Bottom Line

Virginia Vixen is probably one of Kay McMahon’s best books. That’s not necessarily a compliment, as I haven’t liked most of her books. 2.53 stars

Reviewed by Blue Falcon

tangled-tapestry-mather-full

Category Romance Review: Tangled Tapestry by Anne Mather

BOOK REVIEW vintage
Tangled Tapestry by Anne Mather
Rating: two-half-stars
Published: 1969
Imprint or Line: Mills & Boon Romance #419
Published by: Mills & Boon
Genres: Category Romance, Contemporary Romance, Vintage Romance
Pages: 18
Format: Paperback, eBook
Buy on: AmazonAbeBooks
Reviewed by: Introvert Reader


Category Romance Review: Tangled Tapestry by Anne Mather

SPOILER ALERT ⚠

Admission

I’m cheating a bit with the date range we have here for books on Sweet Savage Flame. Tangled Tapestry was published in 1969 and never was reprinted in paperback in English in North America. This book was released in e-format a few years ago. Still, it’s close enough for government work, as the expression goes.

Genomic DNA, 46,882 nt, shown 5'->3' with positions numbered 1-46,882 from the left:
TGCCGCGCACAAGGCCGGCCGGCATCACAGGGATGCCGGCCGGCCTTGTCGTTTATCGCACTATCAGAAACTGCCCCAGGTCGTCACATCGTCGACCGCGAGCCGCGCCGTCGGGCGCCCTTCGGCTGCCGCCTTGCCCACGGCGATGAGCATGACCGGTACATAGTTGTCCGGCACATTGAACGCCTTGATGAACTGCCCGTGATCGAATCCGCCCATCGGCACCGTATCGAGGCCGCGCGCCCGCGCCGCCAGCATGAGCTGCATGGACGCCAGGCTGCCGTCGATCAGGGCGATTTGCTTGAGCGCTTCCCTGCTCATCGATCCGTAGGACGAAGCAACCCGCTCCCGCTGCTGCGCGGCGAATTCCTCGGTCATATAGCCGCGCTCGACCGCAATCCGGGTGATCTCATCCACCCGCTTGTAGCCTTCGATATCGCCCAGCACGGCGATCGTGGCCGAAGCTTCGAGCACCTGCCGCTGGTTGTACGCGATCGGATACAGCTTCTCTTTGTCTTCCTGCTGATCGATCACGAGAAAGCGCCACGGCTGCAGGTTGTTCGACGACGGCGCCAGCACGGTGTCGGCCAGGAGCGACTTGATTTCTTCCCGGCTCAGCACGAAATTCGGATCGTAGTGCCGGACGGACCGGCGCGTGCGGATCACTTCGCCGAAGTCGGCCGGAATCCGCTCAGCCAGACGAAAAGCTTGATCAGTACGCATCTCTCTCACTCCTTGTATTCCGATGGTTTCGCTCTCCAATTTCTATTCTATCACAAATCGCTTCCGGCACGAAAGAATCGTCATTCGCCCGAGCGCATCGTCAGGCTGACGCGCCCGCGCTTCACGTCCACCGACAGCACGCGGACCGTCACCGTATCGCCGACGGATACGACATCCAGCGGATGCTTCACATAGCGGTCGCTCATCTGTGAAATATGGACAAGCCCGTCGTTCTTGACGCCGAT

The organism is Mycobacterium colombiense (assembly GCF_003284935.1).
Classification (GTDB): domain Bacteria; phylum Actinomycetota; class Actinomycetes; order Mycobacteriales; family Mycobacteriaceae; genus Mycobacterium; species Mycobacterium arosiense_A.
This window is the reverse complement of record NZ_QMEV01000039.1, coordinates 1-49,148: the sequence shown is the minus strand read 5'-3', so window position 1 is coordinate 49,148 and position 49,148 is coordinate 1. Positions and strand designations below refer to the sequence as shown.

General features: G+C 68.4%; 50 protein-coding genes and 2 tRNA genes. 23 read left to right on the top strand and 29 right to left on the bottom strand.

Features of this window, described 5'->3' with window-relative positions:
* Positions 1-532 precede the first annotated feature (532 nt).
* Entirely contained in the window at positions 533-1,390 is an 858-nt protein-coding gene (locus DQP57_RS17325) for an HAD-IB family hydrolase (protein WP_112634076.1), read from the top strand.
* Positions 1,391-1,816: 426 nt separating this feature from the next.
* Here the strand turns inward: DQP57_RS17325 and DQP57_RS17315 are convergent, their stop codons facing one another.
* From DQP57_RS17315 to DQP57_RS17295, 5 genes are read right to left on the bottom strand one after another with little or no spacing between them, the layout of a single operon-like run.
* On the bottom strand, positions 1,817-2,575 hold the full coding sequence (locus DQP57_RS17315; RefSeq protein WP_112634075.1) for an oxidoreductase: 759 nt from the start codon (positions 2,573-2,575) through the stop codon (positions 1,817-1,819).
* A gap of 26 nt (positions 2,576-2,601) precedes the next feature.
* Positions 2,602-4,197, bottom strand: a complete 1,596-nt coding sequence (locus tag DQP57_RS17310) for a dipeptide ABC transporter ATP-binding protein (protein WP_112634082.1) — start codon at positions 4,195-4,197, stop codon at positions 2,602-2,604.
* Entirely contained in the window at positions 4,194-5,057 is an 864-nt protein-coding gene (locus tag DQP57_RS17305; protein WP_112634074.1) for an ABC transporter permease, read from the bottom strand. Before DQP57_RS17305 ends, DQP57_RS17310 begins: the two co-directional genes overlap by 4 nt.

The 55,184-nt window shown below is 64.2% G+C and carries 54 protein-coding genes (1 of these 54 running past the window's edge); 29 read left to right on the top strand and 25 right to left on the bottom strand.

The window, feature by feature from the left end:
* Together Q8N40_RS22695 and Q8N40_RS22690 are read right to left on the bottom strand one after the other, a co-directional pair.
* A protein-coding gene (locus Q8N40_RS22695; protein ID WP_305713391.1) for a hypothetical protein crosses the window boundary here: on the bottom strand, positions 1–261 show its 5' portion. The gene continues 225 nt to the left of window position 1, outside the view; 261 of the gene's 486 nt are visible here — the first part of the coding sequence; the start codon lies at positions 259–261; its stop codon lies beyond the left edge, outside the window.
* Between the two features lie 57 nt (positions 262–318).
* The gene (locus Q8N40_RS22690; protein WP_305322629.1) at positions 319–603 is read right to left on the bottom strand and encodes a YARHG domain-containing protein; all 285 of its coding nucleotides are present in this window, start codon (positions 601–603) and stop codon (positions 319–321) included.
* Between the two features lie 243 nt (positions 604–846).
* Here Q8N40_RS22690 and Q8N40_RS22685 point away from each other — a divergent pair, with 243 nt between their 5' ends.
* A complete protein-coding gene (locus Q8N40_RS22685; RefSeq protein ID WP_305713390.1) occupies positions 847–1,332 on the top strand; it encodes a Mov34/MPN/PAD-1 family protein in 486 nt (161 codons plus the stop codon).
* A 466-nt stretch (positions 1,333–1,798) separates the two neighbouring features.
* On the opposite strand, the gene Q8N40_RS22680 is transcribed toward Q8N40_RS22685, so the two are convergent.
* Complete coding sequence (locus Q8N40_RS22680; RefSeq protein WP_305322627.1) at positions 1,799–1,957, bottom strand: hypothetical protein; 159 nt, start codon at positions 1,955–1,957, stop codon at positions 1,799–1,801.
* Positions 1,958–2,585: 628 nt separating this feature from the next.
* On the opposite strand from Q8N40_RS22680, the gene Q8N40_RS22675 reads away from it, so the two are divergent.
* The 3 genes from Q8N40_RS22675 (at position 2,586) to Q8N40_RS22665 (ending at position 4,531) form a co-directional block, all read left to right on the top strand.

The Book

Thanks to Anne Mather‘s Tangled Tapestry I realize publishers don’t always put accurate copyright information in the front of e-books. Going into this read, I knew it was a vintage romance, but I only found out it was published in 1969 when I finished.

I’m only stating this because, like many things written in the mid-20th century, it’s aged as if… it was written in the mid-20th century! Tangled Tapestry may offend some readers’ sensibilities. Or, if you’re twisted like me, it will make you laugh as I did at this legendary panel from a Batman comic:

It’s funny because he keeps talking about his boner.

The Plot